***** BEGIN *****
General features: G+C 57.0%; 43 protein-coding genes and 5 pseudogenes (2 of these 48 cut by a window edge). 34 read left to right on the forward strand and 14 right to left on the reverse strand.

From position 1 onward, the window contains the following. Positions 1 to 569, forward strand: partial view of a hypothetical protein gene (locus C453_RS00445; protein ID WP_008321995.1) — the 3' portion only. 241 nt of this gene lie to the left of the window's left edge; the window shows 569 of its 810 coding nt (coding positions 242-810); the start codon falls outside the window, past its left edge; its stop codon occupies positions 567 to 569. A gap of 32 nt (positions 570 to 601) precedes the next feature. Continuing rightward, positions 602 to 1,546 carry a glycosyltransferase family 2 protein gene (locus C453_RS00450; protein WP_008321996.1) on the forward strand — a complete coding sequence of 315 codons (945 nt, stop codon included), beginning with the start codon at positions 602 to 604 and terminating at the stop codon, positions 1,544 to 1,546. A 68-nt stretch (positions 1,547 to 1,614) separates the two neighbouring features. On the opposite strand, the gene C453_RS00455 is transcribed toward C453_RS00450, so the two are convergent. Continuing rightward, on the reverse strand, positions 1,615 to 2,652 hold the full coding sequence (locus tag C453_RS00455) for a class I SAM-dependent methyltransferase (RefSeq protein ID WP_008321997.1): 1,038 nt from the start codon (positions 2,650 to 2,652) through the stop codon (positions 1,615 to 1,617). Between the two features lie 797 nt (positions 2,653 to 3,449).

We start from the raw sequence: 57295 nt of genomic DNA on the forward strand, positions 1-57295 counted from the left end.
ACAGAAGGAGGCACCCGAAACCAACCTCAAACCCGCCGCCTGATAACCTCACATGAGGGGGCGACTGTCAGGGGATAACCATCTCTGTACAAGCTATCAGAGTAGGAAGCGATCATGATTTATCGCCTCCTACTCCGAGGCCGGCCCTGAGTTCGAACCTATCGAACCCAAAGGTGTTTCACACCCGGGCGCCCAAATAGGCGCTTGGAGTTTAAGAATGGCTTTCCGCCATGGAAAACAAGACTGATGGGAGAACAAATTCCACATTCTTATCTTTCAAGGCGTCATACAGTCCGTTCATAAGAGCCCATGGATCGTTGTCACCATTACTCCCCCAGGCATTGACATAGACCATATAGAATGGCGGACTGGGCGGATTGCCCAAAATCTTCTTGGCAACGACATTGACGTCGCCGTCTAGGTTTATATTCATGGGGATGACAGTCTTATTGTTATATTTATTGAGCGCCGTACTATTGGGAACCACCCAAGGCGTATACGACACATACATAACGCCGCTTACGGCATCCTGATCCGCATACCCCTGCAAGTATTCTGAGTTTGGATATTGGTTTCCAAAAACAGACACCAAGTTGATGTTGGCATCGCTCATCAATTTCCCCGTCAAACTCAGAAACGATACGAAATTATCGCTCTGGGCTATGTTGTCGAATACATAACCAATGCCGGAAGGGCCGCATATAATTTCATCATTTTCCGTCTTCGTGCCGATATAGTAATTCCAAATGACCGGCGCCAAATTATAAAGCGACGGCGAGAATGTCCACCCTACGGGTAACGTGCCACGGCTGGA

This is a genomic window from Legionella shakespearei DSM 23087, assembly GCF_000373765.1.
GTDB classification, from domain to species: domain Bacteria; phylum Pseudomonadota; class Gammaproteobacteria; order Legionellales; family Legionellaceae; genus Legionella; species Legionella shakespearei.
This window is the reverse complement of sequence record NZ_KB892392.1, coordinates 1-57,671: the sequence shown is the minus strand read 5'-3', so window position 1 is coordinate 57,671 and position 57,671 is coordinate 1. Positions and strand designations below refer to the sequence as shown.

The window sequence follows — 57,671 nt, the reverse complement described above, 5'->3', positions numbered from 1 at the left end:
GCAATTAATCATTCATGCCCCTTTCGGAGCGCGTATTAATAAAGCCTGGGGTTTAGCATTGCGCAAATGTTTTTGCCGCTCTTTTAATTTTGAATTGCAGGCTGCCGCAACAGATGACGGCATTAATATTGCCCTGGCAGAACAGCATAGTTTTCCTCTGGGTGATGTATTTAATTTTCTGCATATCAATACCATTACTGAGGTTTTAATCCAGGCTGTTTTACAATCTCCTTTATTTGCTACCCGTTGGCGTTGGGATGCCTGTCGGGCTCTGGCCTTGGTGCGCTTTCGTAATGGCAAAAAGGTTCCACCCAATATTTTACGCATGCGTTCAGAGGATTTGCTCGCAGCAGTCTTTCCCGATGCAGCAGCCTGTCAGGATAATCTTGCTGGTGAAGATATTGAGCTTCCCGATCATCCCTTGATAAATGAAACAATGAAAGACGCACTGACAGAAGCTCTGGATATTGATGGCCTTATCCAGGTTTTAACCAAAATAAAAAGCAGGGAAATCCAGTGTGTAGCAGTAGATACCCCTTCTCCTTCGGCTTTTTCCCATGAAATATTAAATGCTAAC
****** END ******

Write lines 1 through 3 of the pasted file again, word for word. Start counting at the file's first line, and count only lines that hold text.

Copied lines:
General features: G+C 57.0%; 43 protein-coding genes and 5 pseudogenes (2 of these 48 cut by a window edge). 34 read left to right on the forward strand and 14 right to left on the reverse strand.

From position 1 onward, the window contains the following. Positions 1 to 569, forward strand: partial view of a hypothetical protein gene (locus C453_RS00445; protein ID WP_008321995.1) — the 3' portion only. 241 nt of this gene lie to the left of the window's left edge; the window shows 569 of its 810 coding nt (coding positions 242-810); the start codon falls outside the window, past its left edge; its stop codon occupies positions 567 to 569. A gap of 32 nt (positions 570 to 601) precedes the next feature. Continuing rightward, positions 602 to 1,546 carry a glycosyltransferase family 2 protein gene (locus C453_RS00450; protein WP_008321996.1) on the forward strand — a complete coding sequence of 315 codons (945 nt, stop codon included), beginning with the start codon at positions 602 to 604 and terminating at the stop codon, positions 1,544 to 1,546. A 68-nt stretch (positions 1,547 to 1,614) separates the two neighbouring features. On the opposite strand, the gene C453_RS00455 is transcribed toward C453_RS00450, so the two are convergent. Continuing rightward, on the reverse strand, positions 1,615 to 2,652 hold the full coding sequence (locus tag C453_RS00455) for a class I SAM-dependent methyltransferase (RefSeq protein ID WP_008321997.1): 1,038 nt from the start codon (positions 2,650 to 2,652) through the stop codon (positions 1,615 to 1,617). Between the two features lie 797 nt (positions 2,653 to 3,449).

We start from the raw sequence: 57295 nt of genomic DNA on the forward strand, positions 1-57295 counted from the left end.